Nadia Reiman has been a radio producer since 2005. Before joining the Latino USA team, Nadia produced for StoryCorps for almost five years. Her work there on 9/11 stories earned her a Peabody Award. She has also mixed audio for animations, one which won a DuPont award, hosted podcasts, and has guest hosted and produced for Afropop Worldwide on PRI. Nadia has also produced for None on Record editing and mixing stories of queer Africans, and worked on a Spanish language radio show called Epicentro based out of Washington DC. She graduated from Kenyon College with a double major in International Studies and Spanish Literature.

 

 

 

Photo courtesy of Randall-Michelson

Xmas Jollies Playlist

No holiday is complete with a good holiday playlist, so Maria Hinojosa talks with prominent music journalist Bill Adler about this year’s iteration of his annual Xmas Jollies Mix CD, a collection of rare, obscure, dug up Christmas tunes that he’s gathered over the years. Adler discusses his favorite Latin picks from the Jollies CD and shares his secret behind how he finds his music.

 

 

bill adlerBill Adler is a music journalist and a former Def Jam publicist. At Def Jam he worked with artists like Kurtis Blow, the Beastie Boys, Public Enemy, LL Cool J and De La Soul. As a journalist he has written for the Rolling Stone, People Magazine, High Times, The Boston Herald and The Village Voice.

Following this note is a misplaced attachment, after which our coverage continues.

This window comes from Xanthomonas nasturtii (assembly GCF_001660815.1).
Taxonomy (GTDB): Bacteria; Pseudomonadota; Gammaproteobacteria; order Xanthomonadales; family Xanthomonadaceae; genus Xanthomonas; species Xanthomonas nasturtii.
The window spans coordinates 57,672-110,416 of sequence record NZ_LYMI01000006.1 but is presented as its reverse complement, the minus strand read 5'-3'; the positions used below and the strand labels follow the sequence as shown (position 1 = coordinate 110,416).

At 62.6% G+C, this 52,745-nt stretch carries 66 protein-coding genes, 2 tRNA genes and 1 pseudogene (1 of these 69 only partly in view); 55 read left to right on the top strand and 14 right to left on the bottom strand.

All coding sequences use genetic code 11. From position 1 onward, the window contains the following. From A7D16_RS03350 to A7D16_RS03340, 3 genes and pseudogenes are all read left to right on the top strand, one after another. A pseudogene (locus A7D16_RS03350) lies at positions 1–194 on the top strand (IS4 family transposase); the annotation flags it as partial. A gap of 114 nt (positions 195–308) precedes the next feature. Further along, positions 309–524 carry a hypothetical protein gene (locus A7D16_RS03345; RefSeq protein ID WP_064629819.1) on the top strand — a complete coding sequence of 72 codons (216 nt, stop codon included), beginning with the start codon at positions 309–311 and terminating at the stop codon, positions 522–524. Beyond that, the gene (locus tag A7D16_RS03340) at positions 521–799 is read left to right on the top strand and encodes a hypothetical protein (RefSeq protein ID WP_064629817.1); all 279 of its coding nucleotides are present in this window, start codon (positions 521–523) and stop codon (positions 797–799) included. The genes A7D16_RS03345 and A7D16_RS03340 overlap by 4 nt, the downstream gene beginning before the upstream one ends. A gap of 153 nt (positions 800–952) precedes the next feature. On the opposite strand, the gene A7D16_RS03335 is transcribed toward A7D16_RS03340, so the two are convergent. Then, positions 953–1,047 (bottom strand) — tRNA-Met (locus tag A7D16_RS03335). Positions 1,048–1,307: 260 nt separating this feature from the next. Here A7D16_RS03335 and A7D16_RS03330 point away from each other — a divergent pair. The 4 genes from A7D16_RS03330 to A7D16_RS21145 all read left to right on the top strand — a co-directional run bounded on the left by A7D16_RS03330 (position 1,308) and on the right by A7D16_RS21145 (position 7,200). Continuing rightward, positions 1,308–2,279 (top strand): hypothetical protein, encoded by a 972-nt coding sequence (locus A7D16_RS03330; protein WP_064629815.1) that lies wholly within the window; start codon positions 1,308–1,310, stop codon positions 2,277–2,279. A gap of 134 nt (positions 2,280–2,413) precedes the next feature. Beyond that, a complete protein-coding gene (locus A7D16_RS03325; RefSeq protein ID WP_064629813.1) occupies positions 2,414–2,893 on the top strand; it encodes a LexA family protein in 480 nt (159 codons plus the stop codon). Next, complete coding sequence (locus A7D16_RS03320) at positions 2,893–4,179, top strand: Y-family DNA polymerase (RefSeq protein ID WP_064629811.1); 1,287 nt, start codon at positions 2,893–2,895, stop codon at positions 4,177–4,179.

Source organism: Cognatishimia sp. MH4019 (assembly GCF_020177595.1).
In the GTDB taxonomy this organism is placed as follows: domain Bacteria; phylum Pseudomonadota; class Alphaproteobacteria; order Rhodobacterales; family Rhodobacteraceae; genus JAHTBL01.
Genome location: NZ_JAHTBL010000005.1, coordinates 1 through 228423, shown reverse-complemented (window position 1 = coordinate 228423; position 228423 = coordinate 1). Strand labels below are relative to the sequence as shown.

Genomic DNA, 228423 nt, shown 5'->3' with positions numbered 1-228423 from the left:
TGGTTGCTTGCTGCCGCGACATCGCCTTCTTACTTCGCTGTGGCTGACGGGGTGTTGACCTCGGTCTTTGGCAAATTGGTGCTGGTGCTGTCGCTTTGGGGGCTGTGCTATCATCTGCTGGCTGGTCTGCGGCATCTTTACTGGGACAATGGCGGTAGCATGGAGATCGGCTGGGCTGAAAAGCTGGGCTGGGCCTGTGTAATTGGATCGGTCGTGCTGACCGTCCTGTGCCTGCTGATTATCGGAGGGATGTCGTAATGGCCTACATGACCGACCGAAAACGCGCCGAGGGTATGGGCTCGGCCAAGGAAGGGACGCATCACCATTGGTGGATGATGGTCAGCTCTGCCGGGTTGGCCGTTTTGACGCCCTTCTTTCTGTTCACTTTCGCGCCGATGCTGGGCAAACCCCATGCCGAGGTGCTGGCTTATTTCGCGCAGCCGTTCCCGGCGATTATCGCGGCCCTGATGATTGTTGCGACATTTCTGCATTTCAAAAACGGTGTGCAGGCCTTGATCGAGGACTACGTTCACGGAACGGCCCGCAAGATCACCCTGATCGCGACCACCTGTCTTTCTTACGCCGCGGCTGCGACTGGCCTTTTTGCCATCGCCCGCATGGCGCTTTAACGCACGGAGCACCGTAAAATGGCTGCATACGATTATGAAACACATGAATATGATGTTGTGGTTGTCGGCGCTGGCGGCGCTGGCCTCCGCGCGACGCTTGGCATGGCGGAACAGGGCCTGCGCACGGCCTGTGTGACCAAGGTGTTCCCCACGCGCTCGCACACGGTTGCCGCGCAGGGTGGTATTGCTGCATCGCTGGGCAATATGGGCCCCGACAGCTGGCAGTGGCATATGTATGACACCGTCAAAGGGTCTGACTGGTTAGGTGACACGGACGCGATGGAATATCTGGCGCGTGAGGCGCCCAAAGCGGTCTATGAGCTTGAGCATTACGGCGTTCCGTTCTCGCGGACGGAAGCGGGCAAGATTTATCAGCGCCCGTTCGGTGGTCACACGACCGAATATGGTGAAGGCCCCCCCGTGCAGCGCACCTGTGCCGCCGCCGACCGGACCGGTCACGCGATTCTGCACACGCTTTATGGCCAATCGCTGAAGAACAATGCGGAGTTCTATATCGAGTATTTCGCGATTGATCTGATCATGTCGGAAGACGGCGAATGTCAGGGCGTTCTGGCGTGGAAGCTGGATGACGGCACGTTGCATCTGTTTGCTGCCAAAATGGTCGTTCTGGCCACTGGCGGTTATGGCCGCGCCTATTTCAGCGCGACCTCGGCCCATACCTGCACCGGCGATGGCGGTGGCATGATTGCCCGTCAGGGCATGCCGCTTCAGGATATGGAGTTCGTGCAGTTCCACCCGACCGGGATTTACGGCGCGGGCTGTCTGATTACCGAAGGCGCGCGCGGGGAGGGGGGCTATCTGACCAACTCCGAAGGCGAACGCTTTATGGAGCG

This Week’s Captions: LOST & FOUND

THIS WEEK’S SHOW:

On the first anniversary of Hurricane Sandy, Latino USA visits Staten Island, where the storm caused severe losses in immigrant communities. We’ll examine echoes of Sandy’s effects in Colorado’s recent floods, hear about people of Hatian descent who have lost their citizenship in the Dominican Republic, hear the tales of immigrants deported, saved from detention, and saving an indigenous Mexican language. Also: why radio is important, especially in emergencies, two musical oddysseys, and some words of wisdom from a Marine who recovers the long lost.

ABOUT CAPTIONING:

Latino USA, the foremost Latino voice in public media and the longest running Latino-focused program on radio, is the first radio program to commence equal-access distribution via Captioning for Radio. “Research has shown that Latino children have a higher incidence of hearing loss and deafness than other populations,” according to Latino USA’s Anchor & Executive Producer Maria Hinojosa. “When the opportunity to break this sound barrier came to our attention, we were pleased to embrace this new technology developed by NPR Labs and Towson University for the thousands of Latinos with serious hearing loss.”

The International Center for Accessible Radio Technology (ICART), a strategic alliance between NPR and Towson University, is co-directed by Mike Starling of NPR and Ellyn Sheffield of Towson University.

For each week’s captioning, check back on http://latinousa.org/captions.

Brazilian Choro Music Makes A Comeback